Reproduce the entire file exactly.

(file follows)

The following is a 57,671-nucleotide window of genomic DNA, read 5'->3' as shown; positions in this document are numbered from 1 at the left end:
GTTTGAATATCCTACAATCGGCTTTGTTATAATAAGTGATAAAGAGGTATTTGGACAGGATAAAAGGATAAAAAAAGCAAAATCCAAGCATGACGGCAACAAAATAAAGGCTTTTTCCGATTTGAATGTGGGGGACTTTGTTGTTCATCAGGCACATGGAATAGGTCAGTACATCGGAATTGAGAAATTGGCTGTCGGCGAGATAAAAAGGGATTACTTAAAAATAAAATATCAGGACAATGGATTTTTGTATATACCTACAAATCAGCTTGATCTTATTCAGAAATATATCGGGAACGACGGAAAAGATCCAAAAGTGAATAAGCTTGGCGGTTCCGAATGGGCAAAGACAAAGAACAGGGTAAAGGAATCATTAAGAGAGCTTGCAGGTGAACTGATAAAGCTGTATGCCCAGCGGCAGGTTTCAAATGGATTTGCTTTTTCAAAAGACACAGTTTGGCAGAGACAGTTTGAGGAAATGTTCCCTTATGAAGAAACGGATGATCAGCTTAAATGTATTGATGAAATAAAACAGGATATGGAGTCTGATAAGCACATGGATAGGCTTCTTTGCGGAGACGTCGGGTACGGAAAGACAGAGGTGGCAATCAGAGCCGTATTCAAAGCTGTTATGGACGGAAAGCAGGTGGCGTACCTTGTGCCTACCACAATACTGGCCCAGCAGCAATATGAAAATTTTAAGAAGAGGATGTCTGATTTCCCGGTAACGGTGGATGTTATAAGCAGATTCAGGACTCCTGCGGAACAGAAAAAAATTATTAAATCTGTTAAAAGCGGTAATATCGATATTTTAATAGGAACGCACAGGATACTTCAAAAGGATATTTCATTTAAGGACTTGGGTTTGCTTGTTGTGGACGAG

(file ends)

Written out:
The following is a 57,671-nucleotide window of genomic DNA, read 5'->3' as shown; positions in this document are numbered from 1 at the left end:
GTTTGAATATCCTACAATCGGCTTTGTTATAATAAGTGATAAAGAGGTATTTGGACAGGATAAAAGGATAAAAAAAGCAAAATCCAAGCATGACGGCAACAAAATAAAGGCTTTTTCCGATTTGAATGTGGGGGACTTTGTTGTTCATCAGGCACATGGAATAGGTCAGTACATCGGAATTGAGAAATTGGCTGTCGGCGAGATAAAAAGGGATTACTTAAAAATAAAATATCAGGACAATGGATTTTTGTATATACCTACAAATCAGCTTGATCTTATTCAGAAATATATCGGGAACGACGGAAAAGATCCAAAAGTGAATAAGCTTGGCGGTTCCGAATGGGCAAAGACAAAGAACAGGGTAAAGGAATCATTAAGAGAGCTTGCAGGTGAACTGATAAAGCTGTATGCCCAGCGGCAGGTTTCAAATGGATTTGCTTTTTCAAAAGACACAGTTTGGCAGAGACAGTTTGAGGAAATGTTCCCTTATGAAGAAACGGATGATCAGCTTAAATGTATTGATGAAATAAAACAGGATATGGAGTCTGATAAGCACATGGATAGGCTTCTTTGCGGAGACGTCGGGTACGGAAAGACAGAGGTGGCAATCAGAGCCGTATTCAAAGCTGTTATGGACGGAAAGCAGGTGGCGTACCTTGTGCCTACCACAATACTGGCCCAGCAGCAATATGAAAATTTTAAGAAGAGGATGTCTGATTTCCCGGTAACGGTGGATGTTATAAGCAGATTCAGGACTCCTGCGGAACAGAAAAAAATTATTAAATCTGTTAAAAGCGGTAATATCGATATTTTAATAGGAACGCACAGGATACTTCAAAAGGATATTTCATTTAAGGACTTGGGTTTGCTTGTTGTGGACGAG